Buddy Guy says he was "born to play the guitar," but after watching him at the Hard Rock Live in Hollywood last night, I’m convinced he was already playing it in the womb. He treats his instrument like a best friend, and picks it as if it were another natural appendage on his body to wield.
Without any grand entrances or announcements, not even an opening act, Guy walked out on stage with a cool swagger and just started wailing. His first words, “I’ve got the blues…” — the familiar cry — enraptured the audience and sparked a tangible energy for the evening.
But after he finished his first song, “Damn Right I Got The Blues,” he reminded us that blues music isn’t about being sad, and that “A smile is always better than a frown. If we all smiled, the world would be a better place to live.”
That's what Buddy Guy has been doing for 79 years, without any apologies. All he wants is to hear more blues on the radio, and for his legacy, as well as his predecessors', to live on after he’s gone. In a recent interview with NPR, Guy said, “I worry about the future of blues music.” If the younger generations aren’t exposed to it, how can they know if they like it?
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He prefaced his second song with, “This is the kind of a hit they don’t play on the radio anymore,” and then went into “Close To You” by Muddy Waters. The more I thought about it, the more I realized that I couldn’t remember the last time I heard a blues song on the radio. As I looked around the room, I saw mostly older folks, and a few 20-somethings sprinkled in the crowd. I suppose that shouldn’t be surprising with a legend like Guy, who has been playing his guitar and telling his tales for 50 years. Indeed, it seems like the entire genre is fading. But that doesn’t seem to completely faze Guy, and after witnessing such an incredible show, it helped ease some of my worry.
I have never seen a musician connect with an audience as closely as Guy does. Typically, you might see an artist make brief references to the city they're in, shouting a hollow “I love You!” But Guy treats his fans, old and new, like family, with a deep, authentic love and respect.
Eight songs in, the house lights went on, and he walked around the entire room, interacting with the crowds while still rocking his polka dot guitar. Of course, everyone flipped out and was so stunned that they pulled out their smartphones and started recording him like mad. A few women even got to kiss his cheek.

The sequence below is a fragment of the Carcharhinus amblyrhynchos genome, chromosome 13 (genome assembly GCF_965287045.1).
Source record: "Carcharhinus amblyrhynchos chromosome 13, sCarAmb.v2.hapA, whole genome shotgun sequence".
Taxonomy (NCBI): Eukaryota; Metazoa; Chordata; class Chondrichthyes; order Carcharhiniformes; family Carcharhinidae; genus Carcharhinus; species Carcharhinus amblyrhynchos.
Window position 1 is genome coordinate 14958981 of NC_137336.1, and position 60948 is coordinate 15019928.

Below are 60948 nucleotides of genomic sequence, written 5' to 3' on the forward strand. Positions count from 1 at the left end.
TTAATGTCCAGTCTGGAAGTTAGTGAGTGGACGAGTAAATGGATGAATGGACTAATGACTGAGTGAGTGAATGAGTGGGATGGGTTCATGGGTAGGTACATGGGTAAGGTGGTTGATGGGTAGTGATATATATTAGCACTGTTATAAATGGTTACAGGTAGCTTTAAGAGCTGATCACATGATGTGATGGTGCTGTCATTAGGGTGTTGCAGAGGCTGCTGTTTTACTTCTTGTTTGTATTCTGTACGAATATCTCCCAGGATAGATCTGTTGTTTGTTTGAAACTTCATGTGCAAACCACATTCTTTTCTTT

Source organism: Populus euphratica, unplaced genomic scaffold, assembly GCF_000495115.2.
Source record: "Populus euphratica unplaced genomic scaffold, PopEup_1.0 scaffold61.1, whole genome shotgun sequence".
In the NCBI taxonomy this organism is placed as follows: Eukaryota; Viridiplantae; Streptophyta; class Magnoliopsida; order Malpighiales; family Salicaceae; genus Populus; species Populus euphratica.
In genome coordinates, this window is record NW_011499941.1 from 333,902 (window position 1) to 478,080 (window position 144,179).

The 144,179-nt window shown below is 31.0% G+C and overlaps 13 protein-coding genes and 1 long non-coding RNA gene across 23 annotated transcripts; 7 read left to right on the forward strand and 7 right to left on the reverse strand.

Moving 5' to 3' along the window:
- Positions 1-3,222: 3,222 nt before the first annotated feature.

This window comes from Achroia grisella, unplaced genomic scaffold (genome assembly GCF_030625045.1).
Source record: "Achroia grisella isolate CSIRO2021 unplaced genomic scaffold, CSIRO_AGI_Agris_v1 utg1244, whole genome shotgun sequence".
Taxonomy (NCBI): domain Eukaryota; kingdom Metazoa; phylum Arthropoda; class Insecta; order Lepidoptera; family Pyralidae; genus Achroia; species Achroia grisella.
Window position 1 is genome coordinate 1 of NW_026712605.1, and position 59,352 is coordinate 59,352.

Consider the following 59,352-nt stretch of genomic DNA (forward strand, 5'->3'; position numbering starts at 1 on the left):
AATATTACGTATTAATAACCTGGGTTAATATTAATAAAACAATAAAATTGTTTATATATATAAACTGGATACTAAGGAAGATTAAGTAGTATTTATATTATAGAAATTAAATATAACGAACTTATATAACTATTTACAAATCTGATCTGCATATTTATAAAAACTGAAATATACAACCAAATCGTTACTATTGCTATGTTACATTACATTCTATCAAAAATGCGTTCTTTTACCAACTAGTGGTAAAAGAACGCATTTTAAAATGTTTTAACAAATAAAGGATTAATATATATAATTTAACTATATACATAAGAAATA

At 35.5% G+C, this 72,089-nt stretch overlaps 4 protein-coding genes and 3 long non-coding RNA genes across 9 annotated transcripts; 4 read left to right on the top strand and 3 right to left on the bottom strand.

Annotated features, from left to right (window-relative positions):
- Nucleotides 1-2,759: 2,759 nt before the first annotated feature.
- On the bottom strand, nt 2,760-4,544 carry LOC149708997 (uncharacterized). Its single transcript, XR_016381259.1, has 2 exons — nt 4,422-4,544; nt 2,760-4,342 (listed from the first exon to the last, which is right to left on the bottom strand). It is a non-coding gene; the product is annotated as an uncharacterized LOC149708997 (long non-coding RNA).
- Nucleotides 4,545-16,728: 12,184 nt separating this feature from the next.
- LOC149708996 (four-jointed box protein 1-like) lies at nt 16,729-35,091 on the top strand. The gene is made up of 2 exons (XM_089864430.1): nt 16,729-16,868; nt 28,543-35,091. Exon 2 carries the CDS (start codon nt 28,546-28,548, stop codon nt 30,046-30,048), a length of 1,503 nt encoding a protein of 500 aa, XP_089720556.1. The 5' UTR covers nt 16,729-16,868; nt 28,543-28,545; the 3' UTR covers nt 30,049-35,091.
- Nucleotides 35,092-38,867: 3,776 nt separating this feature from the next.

But the most memorable and poignant moment of the night, for me, came when Guy pulled out a guitar pick and handed it to a little boy, completely igniting his smile. It was a touching gesture, a metaphorical passing of the torch and Guy’s own way of inspiring a new generation of young people to love the blues like he did when he was just a kid in Louisiana.
Considering Guy played more songs from other musicians — like Muddy Waters, Eric Clapton, and B.B. King — than from his own repertoire, the night felt more like a history lesson about the blues than simply a Buddy Guy concert. Every song he played, whether it was his own tune or someone else’s, was delightful. My one disappointment was that he didn’t sing one of his most popular songs, one of my favorites, “Mustang Sally.”
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After all these years, Guy still feels a duty to honor his teachers before he can perform even his own music. He admitted, “I didn’t learn anything in school. I learned it from these guys who did the blues the way it’s supposed to be played.”
Yet, it's clear Guy has his own style and he was just born that way. Throughout the night, he played his guitar with his teeth, stomach, pelvis, butt, a drumstick, and even a towel. It’s a fact: Blues artists play with the most soul. Every single part of them, from their head to their toes, is a part of the story.
I left the night feeling like I got a belly-deep laugh from a comedian, secret wisdom from a dear grandparent, a history lesson from a legend, and inspiration from a man who plays with more heart and soul than anyone I’ve seen.
I will warn you, though, that if you ever go to a Buddy Guy show, just don’t expect him to finish all the songs he starts; That’s just the way the blues are played, he says.